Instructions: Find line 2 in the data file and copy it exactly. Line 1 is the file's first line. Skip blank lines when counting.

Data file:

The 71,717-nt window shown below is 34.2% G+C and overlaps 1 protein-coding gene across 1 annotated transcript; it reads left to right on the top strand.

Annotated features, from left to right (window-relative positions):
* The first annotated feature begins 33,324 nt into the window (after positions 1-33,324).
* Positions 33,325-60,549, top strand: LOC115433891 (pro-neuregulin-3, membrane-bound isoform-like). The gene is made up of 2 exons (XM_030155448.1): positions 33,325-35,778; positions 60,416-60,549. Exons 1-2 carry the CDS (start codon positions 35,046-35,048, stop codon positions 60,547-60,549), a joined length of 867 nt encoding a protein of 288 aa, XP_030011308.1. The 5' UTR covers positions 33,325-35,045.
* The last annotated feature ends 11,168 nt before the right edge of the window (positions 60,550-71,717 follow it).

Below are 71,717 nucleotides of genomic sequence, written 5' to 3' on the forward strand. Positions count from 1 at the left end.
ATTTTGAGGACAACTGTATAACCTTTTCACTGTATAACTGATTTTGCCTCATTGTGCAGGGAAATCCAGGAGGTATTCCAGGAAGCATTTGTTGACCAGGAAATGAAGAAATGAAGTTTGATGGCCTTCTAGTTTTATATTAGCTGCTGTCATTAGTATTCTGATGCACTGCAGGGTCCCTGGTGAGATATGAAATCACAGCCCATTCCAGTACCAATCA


Annotated features, from left to right (window-relative positions):